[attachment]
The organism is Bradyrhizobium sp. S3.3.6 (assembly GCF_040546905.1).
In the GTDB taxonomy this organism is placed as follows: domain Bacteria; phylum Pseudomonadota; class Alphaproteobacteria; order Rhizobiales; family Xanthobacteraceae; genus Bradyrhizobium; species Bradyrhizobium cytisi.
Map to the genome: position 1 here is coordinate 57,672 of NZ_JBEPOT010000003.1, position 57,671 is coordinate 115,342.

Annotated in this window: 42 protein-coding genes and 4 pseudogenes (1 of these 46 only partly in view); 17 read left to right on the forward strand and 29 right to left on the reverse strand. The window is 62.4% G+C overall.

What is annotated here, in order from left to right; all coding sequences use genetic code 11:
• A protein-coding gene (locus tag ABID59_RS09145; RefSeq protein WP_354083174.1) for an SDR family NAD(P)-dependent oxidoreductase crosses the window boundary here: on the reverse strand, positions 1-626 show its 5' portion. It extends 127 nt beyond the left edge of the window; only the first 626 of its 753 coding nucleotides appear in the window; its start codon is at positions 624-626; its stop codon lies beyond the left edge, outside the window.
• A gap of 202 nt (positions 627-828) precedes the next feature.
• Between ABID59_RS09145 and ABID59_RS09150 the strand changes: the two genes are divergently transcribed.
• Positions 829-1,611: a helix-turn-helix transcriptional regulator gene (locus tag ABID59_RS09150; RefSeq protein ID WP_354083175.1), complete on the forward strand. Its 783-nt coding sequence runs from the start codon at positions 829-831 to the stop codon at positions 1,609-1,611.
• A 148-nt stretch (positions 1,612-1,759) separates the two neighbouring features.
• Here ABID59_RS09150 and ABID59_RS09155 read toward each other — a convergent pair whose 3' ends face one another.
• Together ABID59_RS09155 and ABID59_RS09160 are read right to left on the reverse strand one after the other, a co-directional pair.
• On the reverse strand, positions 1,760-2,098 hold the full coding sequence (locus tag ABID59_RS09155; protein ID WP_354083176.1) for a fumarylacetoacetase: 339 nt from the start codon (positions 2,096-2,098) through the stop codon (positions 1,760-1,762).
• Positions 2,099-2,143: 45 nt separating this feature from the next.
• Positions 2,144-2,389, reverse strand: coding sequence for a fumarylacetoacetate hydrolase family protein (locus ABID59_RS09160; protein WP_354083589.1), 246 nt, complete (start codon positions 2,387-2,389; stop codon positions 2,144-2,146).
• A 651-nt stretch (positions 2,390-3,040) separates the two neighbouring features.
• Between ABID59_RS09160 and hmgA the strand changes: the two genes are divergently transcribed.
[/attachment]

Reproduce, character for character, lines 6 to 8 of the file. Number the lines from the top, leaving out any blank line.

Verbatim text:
• A protein-coding gene (locus tag ABID59_RS09145; RefSeq protein WP_354083174.1) for an SDR family NAD(P)-dependent oxidoreductase crosses the window boundary here: on the reverse strand, positions 1-626 show its 5' portion. It extends 127 nt beyond the left edge of the window; only the first 626 of its 753 coding nucleotides appear in the window; its start codon is at positions 624-626; its stop codon lies beyond the left edge, outside the window.
• A gap of 202 nt (positions 627-828) precedes the next feature.
• Between ABID59_RS09145 and ABID59_RS09150 the strand changes: the two genes are divergently transcribed.